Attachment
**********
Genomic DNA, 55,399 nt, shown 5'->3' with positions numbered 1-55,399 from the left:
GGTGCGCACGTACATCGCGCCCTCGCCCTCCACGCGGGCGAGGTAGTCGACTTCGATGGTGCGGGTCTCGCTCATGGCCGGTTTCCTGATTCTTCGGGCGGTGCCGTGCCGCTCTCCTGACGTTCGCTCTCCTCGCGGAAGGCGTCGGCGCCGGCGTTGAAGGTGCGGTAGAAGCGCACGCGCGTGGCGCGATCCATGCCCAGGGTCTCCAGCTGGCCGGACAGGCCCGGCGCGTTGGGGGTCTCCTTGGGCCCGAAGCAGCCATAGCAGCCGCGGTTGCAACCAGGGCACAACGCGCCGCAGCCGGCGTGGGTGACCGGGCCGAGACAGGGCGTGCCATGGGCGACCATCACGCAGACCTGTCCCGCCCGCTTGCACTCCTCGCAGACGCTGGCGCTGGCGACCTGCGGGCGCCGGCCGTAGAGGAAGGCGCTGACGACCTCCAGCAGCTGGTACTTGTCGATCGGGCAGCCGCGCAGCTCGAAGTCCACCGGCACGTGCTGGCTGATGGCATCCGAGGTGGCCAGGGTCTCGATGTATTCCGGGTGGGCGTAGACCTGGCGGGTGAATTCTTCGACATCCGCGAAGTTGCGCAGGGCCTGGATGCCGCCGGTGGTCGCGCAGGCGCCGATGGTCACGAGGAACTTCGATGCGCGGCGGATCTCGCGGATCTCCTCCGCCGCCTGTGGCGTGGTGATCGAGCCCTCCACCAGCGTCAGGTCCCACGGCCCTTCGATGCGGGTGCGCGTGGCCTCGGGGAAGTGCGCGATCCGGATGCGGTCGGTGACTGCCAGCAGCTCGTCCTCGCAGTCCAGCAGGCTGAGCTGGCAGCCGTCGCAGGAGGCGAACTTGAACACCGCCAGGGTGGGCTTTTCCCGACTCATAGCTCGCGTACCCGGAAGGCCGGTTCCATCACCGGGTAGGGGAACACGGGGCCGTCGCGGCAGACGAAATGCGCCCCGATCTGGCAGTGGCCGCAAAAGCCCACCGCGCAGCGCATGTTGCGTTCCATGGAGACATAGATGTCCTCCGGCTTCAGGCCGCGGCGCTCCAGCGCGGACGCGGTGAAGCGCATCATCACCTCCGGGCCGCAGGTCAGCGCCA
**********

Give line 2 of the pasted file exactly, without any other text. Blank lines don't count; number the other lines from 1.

GGTGCGCACGTACATCGCGCCCTCGCCCTCCACGCGGGCGAGGTAGTCGACTTCGATGGTGCGGGTCTCGCTCATGGCCGGTTTCCTGATTCTTCGGGCGGTGCCGTGCCGCTCTCCTGACGTTCGCTCTCCTCGCGGAAGGCGTCGGCGCCGGCGTTGAAGGTGCGGTAGAAGCGCACGCGCGTGGCGCGATCCATGCCCAGGGTCTCCAGCTGGCCGGACAGGCCCGGCGCGTTGGGGGTCTCCTTGGGCCCGAAGCAGCCATAGCAGCCGCGGTTGCAACCAGGGCACAACGCGCCGCAGCCGGCGTGGGTGACCGGGCCGAGACAGGGCGTGCCATGGGCGACCATCACGCAGACCTGTCCCGCCCGCTTGCACTCCTCGCAGACGCTGGCGCTGGCGACCTGCGGGCGCCGGCCGTAGAGGAAGGCGCTGACGACCTCCAGCAGCTGGTACTTGTCGATCGGGCAGCCGCGCAGCTCGAAGTCCACCGGCACGTGCTGGCTGATGGCATCCGAGGTGGCCAGGGTCTCGATGTATTCCGGGTGGGCGTAGACCTGGCGGGTGAATTCTTCGACATCCGCGAAGTTGCGCAGGGCCTGGATGCCGCCGGTGGTCGCGCAGGCGCCGATGGTCACGAGGAACTTCGATGCGCGGCGGATCTCGCGGATCTCCTCCGCCGCCTGTGGCGTGGTGATCGAGCCCTCCACCAGCGTCAGGTCCCACGGCCCTTCGATGCGGGTGCGCGTGGCCTCGGGGAAGTGCGCGATCCGGATGCGGTCGGTGACTGCCAGCAGCTCGTCCTCGCAGTCCAGCAGGCTGAGCTGGCAGCCGTCGCAGGAGGCGAACTTGAACACCGCCAGGGTGGGCTTTTCCCGACTCATAGCTCGCGTACCCGGAAGGCCGGTTCCATCACCGGGTAGGGGAACACGGGGCCGTCGCGGCAGACGAAATGCGCCCCGATCTGGCAGTGGCCGCAAAAGCCCACCGCGCAGCGCATGTTGCGTTCCATGGAGACATAGATGTCCTCCGGCTTCAGGCCGCGGCGCTCCAGCGCGGACGCGGTGAAGCGCATCATCACCTCCGGGCCGCAGGTCAGCGCCA